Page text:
… otherwise entitled “An Informal Book Review.” Because it is, but not quite.
More or less, I’ve been doing Rome in my schoolwork. Good old Rome. The course I’m doing this year for school is actually a full overview of the history of the Church, from the very start through the persecutions, and onward. It’s very interesting. With a lot of complicated names.
So, in the literature section, I had a book come up. The Flames of Rome. A couple of Caesars, the senate, togas and a great fire. Onward!
Turns out, Ancient Rome was more or less a bunch of really lawless people trying to keep a country together. It didn’t really work well, especially when Nero came into power. Man. He was bad news, from the time he was a kid.
The book is mainly about Flavius Sabinus, a tribunal, so returned from the wars in Britain (hence our discussion on the Eagle the other day.) He gets into Rome and sees what a royal mess it is…and can’t really do anything about it. And Christianity starts creeping into Rome. Of course that wormy emperor couldn’t have it happening the way it did. Things went sour. Like, vinegar in the milk.
I was a tad sceptical as to whether I was going to enjoy the book itself. I mean, omnipresent with half a dozen different narrators… not that I think it’s a bad style, just I’m not used to it. But the point of view changes were really quite smooth — usually with a double spaced gap, I think — and the style was really good. The dialogue felt realistic, the way normal adults would talk. Not startlingly modern, but far from Old English. It’d put it as a well written book. Definitely.
It’s written from a more Christian angle, though Sabinus wasn’t a Christian…actually, only one or two of the narrators were, and that’s when we get angles from Paul the Apostle or…maybe Aquila (as in Aquila and Priscilla).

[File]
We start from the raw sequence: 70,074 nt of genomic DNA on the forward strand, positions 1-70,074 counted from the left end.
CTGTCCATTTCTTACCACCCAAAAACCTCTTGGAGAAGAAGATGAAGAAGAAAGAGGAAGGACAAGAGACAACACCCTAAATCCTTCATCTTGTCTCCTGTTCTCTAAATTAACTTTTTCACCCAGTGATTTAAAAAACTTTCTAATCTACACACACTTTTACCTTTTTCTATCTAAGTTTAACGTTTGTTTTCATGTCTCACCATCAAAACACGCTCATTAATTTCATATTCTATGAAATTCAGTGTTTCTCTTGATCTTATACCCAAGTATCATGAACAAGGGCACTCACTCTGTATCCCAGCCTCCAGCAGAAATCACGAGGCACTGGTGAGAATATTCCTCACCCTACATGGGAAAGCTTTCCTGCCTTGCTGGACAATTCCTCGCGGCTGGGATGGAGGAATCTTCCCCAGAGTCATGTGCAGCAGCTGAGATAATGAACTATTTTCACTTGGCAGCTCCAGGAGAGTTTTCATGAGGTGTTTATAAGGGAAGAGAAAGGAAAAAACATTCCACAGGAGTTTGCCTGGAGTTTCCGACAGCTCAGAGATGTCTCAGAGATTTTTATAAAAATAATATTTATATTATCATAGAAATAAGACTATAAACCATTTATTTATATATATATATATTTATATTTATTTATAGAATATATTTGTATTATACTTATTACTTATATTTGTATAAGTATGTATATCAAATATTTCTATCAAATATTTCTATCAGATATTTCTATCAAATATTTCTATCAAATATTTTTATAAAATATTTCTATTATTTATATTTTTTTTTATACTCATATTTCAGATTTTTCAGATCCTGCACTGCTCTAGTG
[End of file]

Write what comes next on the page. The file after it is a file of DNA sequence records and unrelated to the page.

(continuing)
But this book isn’t going to sit on any one’s shelf as a pretty Christian book where everyone gets converted and we’re all good. Far from it. This book is unique in that it didn’t mask the details. Any of them. Like, the kind of sexual immorality that went on all through the empress’ courts. (The scenes weren’t what you’d call innocence-ruining descriptive, but more shockingly frank.)
And violent. Ouch. The Christians got blamed for the Great Fire of Rome, and were punished accordingly, in decidedly unpleasant ways. The book is fairly nonviolent (blood and gore wise) until the second-to-last part, where they throw the innocents into the arena and we all know that nasty things are going to come next. Like, really nasty. People say The Hunger Games is violent. It’s based off Rome, people! Read this account of Nero’s persecution, and you’ll never feel the same way about The Hunger Games again.
As a recommendation, I won’t give an age, because I know people would say it’s an MA15+ book, and I’m not fifteen for a few months yet. I won’t say that its violence and connotations are reserved for an older audience. A mature one, definitely.
I would say anyone who has the slightest interest in Roman History for whatever reason should read this book. For historical details, great writing, smilable characters (and loathable ones, too — plenty of those), and extremely thought-provocative matter. And it’s even got a whole documentation list at the back to show you exactly how reliable all the information is.
Find The Flames of Rome on Goodreads